Urban Bees In All The Wrong Places
Today I went out to remove some honey bees from the wall of an older shed
Since we are just one day away from being thorough in the middle of a heat wave… triple digit temperatures! I wanted to get an early start at removing these bees and get them home and into a new hive before it got too hot, so I plotted on a 6am start time.
Well as these things sometimes do, I had a slightly trying time finding the house.
When I got there I was told that a family friend had removed the top board and had plotted on simply taking a spade to the bees hive and scraping it off the wall! Well of way the bees did not wish to stand for that kind of incursion!
Once the first board came off they went on the defensive and the friend received a couple of stings, but the poor dog on the adjoin porch apparently took several before he was brought inside the house. Sometime after that someone place some “crime scene tape” across the bees hive as a warning, I guess to any would be spade carrying humans to steer clear of the area.
Crazy things seem to happen when Urban bees wind up in the incorrect places!
The family was below the impression that the smallish section of bees hive that they could see was as far as it extended down the side of the shed. But of way, after I smoked them down and removed the side boards I found that they occupied an area of in this area 4′ x 4′ or 2 full sub-sections and 2 more partial sub-sections.
Given the incursion to these bees hive a day or so earlier, and my taking the cover boards off, they wernt really all that terrible. I did take a sting to my chin though when removing a board and the tree got in my way, allowing my beekeeping veil to in tears my face. Ah well, whats a bee confiscation without at least one sting anyhow?
It took me in this area 2 hours to remove all the bees and comb, the full right side of the hive was all honeycomb and most of the left side of the bees hive was all brood with nearly half of a full page on one side of drone brood. Since there is a nice mixture of drone and worker bees brood in this hive I am not too worried in this area the health and fertility of the queen, and the sheer number of bees in this hive was staggering.
I to the top both beevac buckets with bees!
Note to self… make a couple more buckets to fit into the beevac!
While doing the confiscation of these bees from the shed wall, I carefully attach the brood comb into deep langstroth frames and secure them in place with rubber bands, I also insure a nice supply of nurse bees stay into the nuc box along with this comb to insure that the bees brood have the best chance for survival once they are placed into their new home.
I took along a large styrofoam tote to place the honeycomb into and it was really full by the time I was finished! I gave the homeowner a large part of the honeycomb along with directions on how to process it into tasty, sterile honey.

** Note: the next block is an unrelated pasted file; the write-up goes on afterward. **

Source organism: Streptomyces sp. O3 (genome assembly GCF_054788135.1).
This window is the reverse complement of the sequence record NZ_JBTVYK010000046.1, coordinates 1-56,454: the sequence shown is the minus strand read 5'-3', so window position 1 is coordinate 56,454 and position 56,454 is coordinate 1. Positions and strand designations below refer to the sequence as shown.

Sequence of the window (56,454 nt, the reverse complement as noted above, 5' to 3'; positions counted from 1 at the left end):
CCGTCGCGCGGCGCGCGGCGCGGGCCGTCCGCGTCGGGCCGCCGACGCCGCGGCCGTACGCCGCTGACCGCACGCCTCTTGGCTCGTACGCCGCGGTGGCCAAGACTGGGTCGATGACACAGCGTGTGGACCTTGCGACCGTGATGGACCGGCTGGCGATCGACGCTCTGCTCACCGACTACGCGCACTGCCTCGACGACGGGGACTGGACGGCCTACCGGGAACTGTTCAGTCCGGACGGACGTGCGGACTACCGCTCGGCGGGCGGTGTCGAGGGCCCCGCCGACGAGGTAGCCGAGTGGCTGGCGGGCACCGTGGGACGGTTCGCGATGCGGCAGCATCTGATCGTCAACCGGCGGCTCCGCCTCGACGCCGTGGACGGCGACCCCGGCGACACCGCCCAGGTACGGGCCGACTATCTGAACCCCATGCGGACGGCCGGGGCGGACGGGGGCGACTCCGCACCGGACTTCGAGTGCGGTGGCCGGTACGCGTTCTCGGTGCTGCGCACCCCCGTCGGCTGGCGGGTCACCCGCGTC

Then bees and I were on our way back to my house before it got too hot, and they were placed into a spacious top bar beehive, I placed a deep super on top of the hive to hold the frames of nurse bees with brood. Then the bees in the beevac were misted down with a honey water spray and poured into the top bar beehive over the super with brood comb.
After that the full hive was closed up and the bees were left alone for the rest of the day. When I tartan on them (without opening the hive) in this area the time my other hives are coming in for the night from the last foraging forays, everything looked excellent and they seem to be settling in nicely.
Urban Bees need more urban beekeepers!
We subdue live in a time when people try to strong arm nature and get into distress. Bees are shared insects that are set to defend their homes, just as we are set to defend our own homes, and they pack a powerful sting to back up their territorial claim!
Too often we look to pesticides as a earnings of control and confiscation when there are alternative measures that can be taken that will not only benefit the homeowner but the bees as well.
Exterminators use perilous environmental poisons to eradicate a homeowners problem, often charging by the pound of bees killed!
What to do if you find bees on your property and you want them removed
There are many places on the internet where beekeepers can post that they remove nuisance beehives, as well as beekeepers in the yellow pages, craigslist, and more.
Don’t try to remove bees physically!
Dredge up what I said in this area bees being shared insects? Mess with the bees hive without proper protective gear and I can pretty much guarantee you will be stung at least once!
Don’t try to spray insecticide on the bees hive either, this will really send them into a frenzy and you and anyone else in the nearby vicinity could be stung, perhaps repetitively!
The Practical Beekeeper Volume I, II & III Beekeeping Naturally
by: Michael Bush
publisher: X-STAR PUBLISHING COMPANY, published: 2011-06-16
sales rank: 29244
price: $44.99 (new), $58.80 (used)
This book is in this area how to keep bees in a untreated and practical system where they do not require treatments for pests and diseases and only minimal interventions. It is also in this area simple practical beekeeping. It is in this area reducing your work. It is not a main-stream beekeeping book. Many of the concepts are contrary to “conventional” beekeeping. The techniques presented here are streamlined through decades of experimentation, adjustments and simplification. The make pleased was written and then refined from responding to questions on bee forums over the years so it is tailored to the questions that beekeepers, new and experienced, have. It is divided into three volumes and this journal contains all three: Beginning, Intermediate and Advanced.